WASHINGTON (October 5, 2020)—Today the Humane Society Legislative Fund, the nation’s leading political advocacy organization for animal welfare, announced its endorsement of Gov. John Hickenlooper of Colorado for election to the U.S. Senate.
Gov. Hickenlooper has long been a proponent of animal protection in Colorado and has pledged to continue this mission in the U.S. Senate. As governor, Hickenlooper signed numerous animal protection bills into law, including:
- SB13 - 226 -The Dog Protection Act, which requires all Colorado law enforcement officers to complete a training course in dog behavior and requires local police agencies to develop guidelines for encounters with family dogs in the line of duty.
- SB13 - 201 - Designate Shelter & Rescue Dogs & Cats State Pets, which helps promote adoption of homeless animals by designating dogs and cats adopted from Colorado shelters and rescue organizations the "official state pets" of Colorado.
- SB14 - 039 - Preveterinary Emergency Care For Dogs And Cats, which authorizes emergency medical service providers to provide stabilizing care (such as providing oxygen or bandages) to dogs and cats in emergency situations until they can be transported to a veterinarian.
- HB15 - 1062 - Increase Penalties For Animal Fighting, which stiffens the fines for dogfighting or cockfighting.
- HB15-1304 - Bear Control, which creates a plan to study the available bear management tools year-round to address bear-human conflict.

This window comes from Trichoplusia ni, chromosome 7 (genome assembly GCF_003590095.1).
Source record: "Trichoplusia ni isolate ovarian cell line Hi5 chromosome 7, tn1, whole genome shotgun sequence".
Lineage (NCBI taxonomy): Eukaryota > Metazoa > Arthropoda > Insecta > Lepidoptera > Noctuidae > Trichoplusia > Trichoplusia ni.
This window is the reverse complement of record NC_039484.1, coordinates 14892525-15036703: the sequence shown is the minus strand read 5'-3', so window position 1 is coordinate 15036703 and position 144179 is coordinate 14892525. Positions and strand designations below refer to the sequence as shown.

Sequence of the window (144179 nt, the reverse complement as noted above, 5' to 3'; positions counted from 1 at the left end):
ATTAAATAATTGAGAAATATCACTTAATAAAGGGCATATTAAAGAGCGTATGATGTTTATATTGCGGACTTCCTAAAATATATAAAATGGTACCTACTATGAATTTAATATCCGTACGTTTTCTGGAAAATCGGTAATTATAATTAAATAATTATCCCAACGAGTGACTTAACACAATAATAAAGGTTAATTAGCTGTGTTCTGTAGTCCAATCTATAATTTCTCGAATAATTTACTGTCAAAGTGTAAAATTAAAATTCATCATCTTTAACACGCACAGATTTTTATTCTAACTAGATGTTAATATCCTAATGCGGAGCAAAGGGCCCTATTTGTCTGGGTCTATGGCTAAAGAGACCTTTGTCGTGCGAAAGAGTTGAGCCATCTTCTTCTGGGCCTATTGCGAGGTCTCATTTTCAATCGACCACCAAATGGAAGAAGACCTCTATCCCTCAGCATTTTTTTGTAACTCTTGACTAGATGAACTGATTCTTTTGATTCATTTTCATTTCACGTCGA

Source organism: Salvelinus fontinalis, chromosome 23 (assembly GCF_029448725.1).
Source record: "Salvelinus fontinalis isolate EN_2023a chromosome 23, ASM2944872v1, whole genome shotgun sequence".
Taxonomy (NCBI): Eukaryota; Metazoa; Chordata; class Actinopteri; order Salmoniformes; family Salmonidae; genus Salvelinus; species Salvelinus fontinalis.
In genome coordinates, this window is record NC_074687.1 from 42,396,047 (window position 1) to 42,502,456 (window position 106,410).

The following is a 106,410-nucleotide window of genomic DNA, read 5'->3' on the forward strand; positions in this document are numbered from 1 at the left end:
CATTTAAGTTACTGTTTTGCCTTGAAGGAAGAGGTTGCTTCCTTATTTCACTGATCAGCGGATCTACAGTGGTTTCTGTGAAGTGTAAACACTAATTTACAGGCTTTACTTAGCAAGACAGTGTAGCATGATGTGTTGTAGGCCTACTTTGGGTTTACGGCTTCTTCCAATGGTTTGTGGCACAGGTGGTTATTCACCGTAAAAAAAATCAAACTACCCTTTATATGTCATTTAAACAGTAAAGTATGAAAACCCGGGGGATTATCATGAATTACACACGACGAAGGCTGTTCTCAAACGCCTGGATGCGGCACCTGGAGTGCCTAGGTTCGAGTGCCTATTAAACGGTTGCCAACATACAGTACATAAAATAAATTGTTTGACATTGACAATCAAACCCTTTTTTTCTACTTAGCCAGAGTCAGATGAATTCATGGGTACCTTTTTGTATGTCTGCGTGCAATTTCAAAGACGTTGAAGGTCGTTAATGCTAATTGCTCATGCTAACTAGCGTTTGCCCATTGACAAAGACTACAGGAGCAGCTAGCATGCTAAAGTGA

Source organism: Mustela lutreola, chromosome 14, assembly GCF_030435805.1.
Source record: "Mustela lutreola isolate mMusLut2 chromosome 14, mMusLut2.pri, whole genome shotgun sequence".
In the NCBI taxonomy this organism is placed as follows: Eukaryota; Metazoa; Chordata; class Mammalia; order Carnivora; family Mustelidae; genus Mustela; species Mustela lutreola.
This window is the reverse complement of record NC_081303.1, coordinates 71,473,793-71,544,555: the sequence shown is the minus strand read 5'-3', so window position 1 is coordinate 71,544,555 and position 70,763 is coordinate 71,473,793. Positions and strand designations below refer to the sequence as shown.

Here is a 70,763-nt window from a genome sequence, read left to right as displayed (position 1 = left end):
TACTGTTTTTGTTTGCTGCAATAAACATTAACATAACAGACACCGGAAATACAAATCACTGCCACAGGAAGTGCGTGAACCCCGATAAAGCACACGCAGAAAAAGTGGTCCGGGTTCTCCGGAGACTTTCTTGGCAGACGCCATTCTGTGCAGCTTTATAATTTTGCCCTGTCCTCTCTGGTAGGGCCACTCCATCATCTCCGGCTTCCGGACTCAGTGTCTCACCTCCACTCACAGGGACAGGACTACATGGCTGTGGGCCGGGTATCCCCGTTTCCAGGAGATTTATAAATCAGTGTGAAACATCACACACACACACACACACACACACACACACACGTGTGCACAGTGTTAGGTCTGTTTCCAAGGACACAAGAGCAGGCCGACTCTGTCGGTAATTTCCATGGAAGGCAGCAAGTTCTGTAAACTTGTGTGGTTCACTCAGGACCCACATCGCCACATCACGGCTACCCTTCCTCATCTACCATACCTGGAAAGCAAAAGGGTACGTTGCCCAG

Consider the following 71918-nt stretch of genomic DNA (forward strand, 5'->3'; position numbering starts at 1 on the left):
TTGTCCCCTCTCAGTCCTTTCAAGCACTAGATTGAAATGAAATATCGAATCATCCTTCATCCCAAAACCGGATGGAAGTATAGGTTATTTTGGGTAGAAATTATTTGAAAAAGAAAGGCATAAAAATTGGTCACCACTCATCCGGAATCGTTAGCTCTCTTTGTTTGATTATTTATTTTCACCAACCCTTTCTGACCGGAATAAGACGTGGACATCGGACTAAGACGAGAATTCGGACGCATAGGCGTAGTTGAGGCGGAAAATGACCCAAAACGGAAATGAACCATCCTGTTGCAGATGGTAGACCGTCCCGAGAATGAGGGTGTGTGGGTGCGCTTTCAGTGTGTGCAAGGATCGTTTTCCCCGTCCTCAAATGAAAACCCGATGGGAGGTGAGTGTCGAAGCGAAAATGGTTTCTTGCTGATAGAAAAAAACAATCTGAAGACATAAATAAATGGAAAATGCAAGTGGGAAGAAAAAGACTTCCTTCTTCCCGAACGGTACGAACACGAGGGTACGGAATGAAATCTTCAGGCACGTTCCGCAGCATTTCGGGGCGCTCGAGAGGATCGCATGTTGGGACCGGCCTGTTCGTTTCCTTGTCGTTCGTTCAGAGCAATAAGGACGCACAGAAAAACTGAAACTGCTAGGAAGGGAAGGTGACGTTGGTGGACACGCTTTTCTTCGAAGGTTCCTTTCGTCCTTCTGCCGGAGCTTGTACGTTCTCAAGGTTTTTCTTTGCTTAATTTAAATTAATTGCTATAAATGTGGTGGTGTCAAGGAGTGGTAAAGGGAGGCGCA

- HB16-1112 - Training Veterans To Train Service Dogs Pilot Program, which creates a pilot program to train veterans to train their own service dogs.
- HB17-1179 - Immunity For Emergency Rescue From Locked Vehicle, which allows good Samaritans to rescue babies, dogs and other animals from locked vehicles.
In contrast, Senator Cory Gardner has repeatedly failed to support commonsense, bipartisan animal welfare legislation in the U.S. Senate:
- In 2018, Gardner voted against an amendment to the farm bill (S. 3042), based on the Opportunities for Fairness in Farming (OFF) Act (S. 741), to correct abuses that have undermined the USDA’s agriculture checkoff programs and to prevent checkoff dollars from being misused to lobby against animal welfare reforms and family farmer interests. This legislation would establish transparency and accountability requirements, and it would prohibit a checkoff board and its employees and agents from engaging in any act that involves a conflict of interest, anti-competitive activity, or unfair or deceptive practice toward other agricultural products.
- In 2017, Gardner voted for H.J. Res. 69, a Congressional Review Act (CRA) resolution to revoke a FWS rule that prohibits specific egregiously cruel and unsporting hunting methods on more than 76 million acres of National Wildlife Refuges in Alaska. The methods include killing wolf pups and their mothers at their dens and scouting grizzly bears from planes to shoot them. The resolution prevents the administration from ever issuing a rule on the same topic, precluding federal wildlife managers from regulating these activities. U.S. taxpayers, Alaska voters and professional federal wildlife managers oppose these extreme methods banned virtually everywhere else in the country.